On This Date: Patrick Ewing & Mark Jackson win their first playoff series

May 2nd 1989: Patrick Ewing & Mark Jackson win their first playoff series to advance to the Eastern Conference Semifinals

Patrick Ewing & Mark Jackson advanced to the Eastern Conference Semifinals for the first time in their NBA careers while the Knicks won their first playoff series since Bernard King led the crusade in the 1983-84 season. The Knicks defeated the Philadelphia 76ers in overtime 116-115 to complete the three game sweep. As Ewing struggled most of the evening, Gerald Wilkins came to the team’s rescue by knocking down the go-ahead 19 foot jumper with 6 seconds left in overtime.

Although the Knicks swept the 76ers, the 3 game matchup proved to be very close and was only decided by a couple clutch baskets. Mark Jackson hit a clutch 3 point basket in Game 1 while Trent Tucker hit the go-ahead shot in Game 2. The series marked a significant contrast to the previous season where the Boston Celtics easily defeated the Knicks in 4 games.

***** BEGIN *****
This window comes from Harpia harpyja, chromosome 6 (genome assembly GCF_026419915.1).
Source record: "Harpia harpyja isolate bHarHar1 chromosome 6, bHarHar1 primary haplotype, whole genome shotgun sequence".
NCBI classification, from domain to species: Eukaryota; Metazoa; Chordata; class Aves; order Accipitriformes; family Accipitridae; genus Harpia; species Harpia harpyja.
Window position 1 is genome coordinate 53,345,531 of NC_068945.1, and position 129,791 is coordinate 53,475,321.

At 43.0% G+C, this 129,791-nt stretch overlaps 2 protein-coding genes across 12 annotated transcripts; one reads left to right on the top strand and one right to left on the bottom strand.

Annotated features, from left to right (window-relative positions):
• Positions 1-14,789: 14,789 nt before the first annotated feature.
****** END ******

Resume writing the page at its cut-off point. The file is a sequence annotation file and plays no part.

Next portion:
On This Date: Red Holzman sets the Knick record for most coaching victories

January 12, 1974: Red Holzman sets club record in head coaching victories

The New York Knicks defeated the Golden State Warriors 96-80. In the victory, Red Holzman set a club record with 327 regular season victories. He surpassed the record held by Joe Lapchick. Lapchick coached the Knicks for eight seasons between 1948-1956.

Red eventually reached 613 total wins over 14 seasons with the Knicks. The team recognized his coaching feat by retiring the number 613 in the rafters in 1990. In a testament to the rapid turnover of coaches, no coach outside of Holzman or Lapchick coached more than seven seasons with the Knicks. Jeff Van Gundy coached part of the 1995-96 and 2001-02 seasons, but only coached five full seasons with the team. Only Van Gundy & Pat Riley exceeded 200 wins as Knick coaches (248 and 223 respectively).


January 12, 1989: The New York Knicks rout the Charlotte Hornets 106-89

The Charlotte Hornets made their first visit to Madison Square Garden as an inaugural franchise. Unfortunately for them, the Knicks routed the Hornets 106-89. Mark Jackson led the Knicks with 18 points, 5 assists, and 4 steals. Both Patrick Ewing and Charles Oakley netted double doubles.